Hero-Myths and Legends of the British Race

Page: 97

Then one day the kingly merchants told the poor widow who harboured them that they too were the friends of the poor and starving; they were servants of a mighty prince, who in his compassion and mercy had sent them on a mission to Ireland to help the afflicted peasants to fight against famine and death. They said that they themselves had no food to give, only wine and gold in plenty, so that men might exert themselves and search for food to buy. Their hostess, hearing this, and knowing that there were still some niggards who refused to part with their mouldering heaps of corn, setting the price so high that no man could buy, called down the blessing of God and Mary [Pg 170] and all the saints upon their heads, for if they would distribute their gold to all, or even buy the corn themselves and distribute it, men need no longer die of hunger.

A New Traffic

When she prayed for a blessing on the two strangers they smiled scornfully and impatiently; and the elder said, cunningly:

“Alas! we know the evils of mere charity,
And would devise a more considered way.
Let each man bring one piece of merchandise.”

“Ah, sirs!” replied the hostess, “then your compassion, your gold and your goodwill are of no avail. Think you, after all these weary months, that any man has merchandise left to sell? They have sold long ago all but the very clothes they wear, to keep themselves alive till better days come. Such offers are mockery of our distress.”

“We mock you not,” said the elder merchant. “All men have the one precious thing we wish to buy, and have come hither to find; none has already lost or sold it.”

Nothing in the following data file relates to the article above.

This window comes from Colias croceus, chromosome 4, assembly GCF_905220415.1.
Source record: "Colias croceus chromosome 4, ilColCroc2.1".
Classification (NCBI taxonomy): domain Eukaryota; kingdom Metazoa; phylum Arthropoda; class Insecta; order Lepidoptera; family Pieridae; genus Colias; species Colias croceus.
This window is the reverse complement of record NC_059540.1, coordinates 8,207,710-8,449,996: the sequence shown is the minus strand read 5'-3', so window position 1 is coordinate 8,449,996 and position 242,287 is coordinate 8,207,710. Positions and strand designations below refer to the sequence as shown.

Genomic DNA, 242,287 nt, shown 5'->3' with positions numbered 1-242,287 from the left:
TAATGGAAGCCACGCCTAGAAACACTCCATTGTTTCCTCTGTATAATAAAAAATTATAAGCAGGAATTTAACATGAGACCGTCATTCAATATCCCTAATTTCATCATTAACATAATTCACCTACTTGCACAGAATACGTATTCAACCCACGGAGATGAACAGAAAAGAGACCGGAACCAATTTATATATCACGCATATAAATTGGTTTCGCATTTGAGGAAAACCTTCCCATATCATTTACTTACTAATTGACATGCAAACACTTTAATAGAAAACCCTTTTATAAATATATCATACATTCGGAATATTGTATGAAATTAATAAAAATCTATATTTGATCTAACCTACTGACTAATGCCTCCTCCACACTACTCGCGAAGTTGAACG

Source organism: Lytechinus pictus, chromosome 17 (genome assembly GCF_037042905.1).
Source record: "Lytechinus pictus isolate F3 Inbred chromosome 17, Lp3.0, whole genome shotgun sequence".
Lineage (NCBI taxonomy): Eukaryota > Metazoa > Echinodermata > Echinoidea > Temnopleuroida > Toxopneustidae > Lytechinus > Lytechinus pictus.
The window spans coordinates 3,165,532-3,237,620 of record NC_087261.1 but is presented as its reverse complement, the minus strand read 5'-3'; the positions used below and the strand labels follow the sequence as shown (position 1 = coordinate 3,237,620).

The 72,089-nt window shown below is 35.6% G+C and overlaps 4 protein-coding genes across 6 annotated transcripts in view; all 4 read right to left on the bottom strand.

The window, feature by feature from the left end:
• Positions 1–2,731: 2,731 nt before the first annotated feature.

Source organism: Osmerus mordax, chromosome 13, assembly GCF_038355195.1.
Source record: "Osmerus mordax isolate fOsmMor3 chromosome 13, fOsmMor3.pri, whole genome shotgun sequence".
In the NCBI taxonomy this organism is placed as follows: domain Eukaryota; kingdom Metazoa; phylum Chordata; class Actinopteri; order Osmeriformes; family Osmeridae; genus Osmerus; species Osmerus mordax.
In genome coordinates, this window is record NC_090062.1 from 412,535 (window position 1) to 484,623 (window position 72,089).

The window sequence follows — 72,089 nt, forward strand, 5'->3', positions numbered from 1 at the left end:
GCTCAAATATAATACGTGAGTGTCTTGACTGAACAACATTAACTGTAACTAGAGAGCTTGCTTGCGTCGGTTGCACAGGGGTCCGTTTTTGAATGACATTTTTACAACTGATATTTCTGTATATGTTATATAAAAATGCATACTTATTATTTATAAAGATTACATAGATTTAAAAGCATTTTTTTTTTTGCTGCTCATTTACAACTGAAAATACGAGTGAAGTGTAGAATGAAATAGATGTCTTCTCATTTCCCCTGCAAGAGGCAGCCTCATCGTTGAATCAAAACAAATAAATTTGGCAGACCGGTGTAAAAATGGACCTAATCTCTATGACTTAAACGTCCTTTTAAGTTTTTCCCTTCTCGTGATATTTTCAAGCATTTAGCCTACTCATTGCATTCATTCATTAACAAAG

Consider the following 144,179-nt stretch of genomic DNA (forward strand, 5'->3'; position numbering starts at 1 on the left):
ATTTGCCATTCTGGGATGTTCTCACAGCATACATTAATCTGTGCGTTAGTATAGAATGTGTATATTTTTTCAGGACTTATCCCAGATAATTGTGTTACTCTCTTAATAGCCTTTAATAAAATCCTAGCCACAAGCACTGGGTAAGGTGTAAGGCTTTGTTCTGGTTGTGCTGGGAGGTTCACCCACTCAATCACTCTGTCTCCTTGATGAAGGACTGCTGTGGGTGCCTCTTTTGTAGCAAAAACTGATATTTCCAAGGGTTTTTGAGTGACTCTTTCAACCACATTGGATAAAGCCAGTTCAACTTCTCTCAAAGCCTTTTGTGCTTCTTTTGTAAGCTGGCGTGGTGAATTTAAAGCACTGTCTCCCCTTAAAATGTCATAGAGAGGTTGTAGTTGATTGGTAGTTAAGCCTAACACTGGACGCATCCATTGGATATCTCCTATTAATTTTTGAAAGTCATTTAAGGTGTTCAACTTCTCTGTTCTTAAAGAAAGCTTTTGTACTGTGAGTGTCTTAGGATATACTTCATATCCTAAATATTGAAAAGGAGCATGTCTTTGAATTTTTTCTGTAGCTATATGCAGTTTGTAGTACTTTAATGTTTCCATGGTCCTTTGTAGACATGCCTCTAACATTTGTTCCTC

“What precious treasure can you mean? Men in Ireland now have only their lives, and can barely cherish those,” said the poor woman, wondering greatly and much afraid.

Buyers of Souls

The elder merchant continued gazing at her with a crafty smile and an eye ever on the alert for tokens of understanding. “Poor as they are, Irishmen have still one thing that we will purchase, if they will sell: their souls, which we have come to obtain for our mighty Prince, and with the great price that we shall pay in [Pg 171] pure gold men can well save their lives till the starving time is over. Why should men die a cruel, lingering death or drag through weary months of miserable half-satisfied life when they may live well and merrily at the cost of a soul, which is no good but to cause fear and pain? We take men’s souls and liberate them from all pain and care and remorse, and we give in exchange money, much money, to procure comforts and ease; we enrol men as vassals of our great lord, and he is no hard taskmaster to those who own his sway.”